WITH 90.1 FM

Dave Davies

Dave Davies is a guest host for NPR's Fresh Air with Terry Gross.

In addition to his role at Fresh Air, Davies is a senior reporter for WHYY in Philadelphia. Prior to WHYY, he spent 19 years as a reporter and columnist for the Philadelphia Daily News, covering government and politics.

Before joining the Daily News in 1990, Davies was city hall bureau chief for KYW News Radio, Philadelphia's commercial all-news station. From 1982 to 1986, Davies was a reporter for WHYY covering local issues and filing reports for NPR. He also edited a community newspaper in Philadelphia and has worked as a teacher, a cab driver and a welder.

Davies is a graduate of the University of Texas.


This is FRESH AIR. I'm Dave Davies, in today for Terry Gross. We're at a moment in history when many Americans are thinking and speaking out about the injustice of racism in the United States and wondering what to do about it. Will mass demonstrations bring meaningful change? Are electoral politics and new laws the key to new opportunity and transformed relationships? And when, if ever, are violence and property damage justified?

COVID-19 has disrupted life around the globe. Borders have closed between nations, businesses have shuttered, and school and social routines have been profoundly altered. Yet amid all this, CNN host and Washington Post columnist Fareed Zakaria sees possibility.

"This is an opportunity, if we take it, to really go ahead and make some of the big changes that we all know we need," he says.


This is FRESH AIR. I'm Dave Davies, in for Terry Gross. Last week baseball lost one of its most memorable players.


HARRY CARAY: He can do everything, Gibson. Above all, he can throw that ball mighty hard and win.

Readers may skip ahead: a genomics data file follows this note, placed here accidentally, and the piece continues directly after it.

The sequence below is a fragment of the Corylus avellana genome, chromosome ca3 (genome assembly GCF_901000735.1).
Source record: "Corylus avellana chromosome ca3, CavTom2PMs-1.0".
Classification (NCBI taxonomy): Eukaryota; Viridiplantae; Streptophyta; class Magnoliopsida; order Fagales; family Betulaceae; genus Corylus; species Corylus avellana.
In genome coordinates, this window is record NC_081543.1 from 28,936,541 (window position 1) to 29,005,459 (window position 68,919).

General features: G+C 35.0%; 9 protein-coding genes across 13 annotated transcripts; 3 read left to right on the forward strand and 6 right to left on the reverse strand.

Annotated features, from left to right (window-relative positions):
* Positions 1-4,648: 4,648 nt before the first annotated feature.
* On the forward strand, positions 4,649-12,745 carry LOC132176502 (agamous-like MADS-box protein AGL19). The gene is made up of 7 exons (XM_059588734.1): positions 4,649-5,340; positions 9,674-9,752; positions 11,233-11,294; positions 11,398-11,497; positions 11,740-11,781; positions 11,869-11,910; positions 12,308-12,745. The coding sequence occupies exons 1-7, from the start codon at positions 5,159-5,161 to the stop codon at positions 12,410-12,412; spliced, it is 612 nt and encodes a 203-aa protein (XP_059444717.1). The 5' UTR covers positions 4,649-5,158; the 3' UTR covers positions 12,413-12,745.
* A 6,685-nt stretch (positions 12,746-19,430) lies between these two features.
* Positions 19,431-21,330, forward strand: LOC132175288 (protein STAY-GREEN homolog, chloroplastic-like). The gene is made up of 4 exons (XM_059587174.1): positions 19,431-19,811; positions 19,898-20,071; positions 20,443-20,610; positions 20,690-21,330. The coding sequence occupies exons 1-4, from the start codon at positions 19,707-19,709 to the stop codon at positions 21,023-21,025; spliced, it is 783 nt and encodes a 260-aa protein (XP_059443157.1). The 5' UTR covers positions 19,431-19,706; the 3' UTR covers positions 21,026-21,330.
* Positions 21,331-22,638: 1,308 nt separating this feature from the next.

DAVIES: That's broadcaster Harry Caray describing Bob Gibson, who dominated hitters for the St. Louis Cardinals in the 1960s and '70s with a blazing fastball and an intimidating glare. He died last Friday at the age of 84 from pancreatic cancer.

Copyright 2020 Fresh Air. To see more, visit Fresh Air.


In October 1859, a white abolitionist named John Brown led a three-day siege on the U.S. arsenal at Harpers Ferry, Va., hoping to spark a rebellion of enslaved people in the Southern states. Ultimately, the abolitionists were defeated by a company of U.S. Marines, and Brown was charged with treason and hanged. But the consequences of the raid were lasting.

"Harpers Ferry, to my mind and a lot of people's mind, is the first battle of the Civil War," actor Ethan Hawke says.


This is FRESH AIR. I'm Dave Davies, in for Terry Gross. Our guest Jill Heinerth has one of the most fascinating and dangerous jobs on Earth. She's one of a rare breed of technical divers who explore underground waterways and submerged caves deep beneath the Earth's surface or sometimes, as you'll soon hear, inside an iceberg.

In the first presidential debate, President Trump was asked if he would refrain from declaring victory until the election has been independently certified. He refused to make that commitment.

Atlantic writer Barton Gellman was not surprised.

Since the release of the Mueller report in April 2019, it's been analyzed, praised and criticized — and cited by President Trump as proof that there was no collusion with Russia in the 2016 presidential election.

Andrew Weissmann was one of the lead prosecutors on special counsel Robert Mueller's team. In his new book, Where Law Ends, Weissmann looks back on where the Mueller investigation succeeded — and where it fell short.



Copyright 2020 Fresh Air. To see more, visit Fresh Air.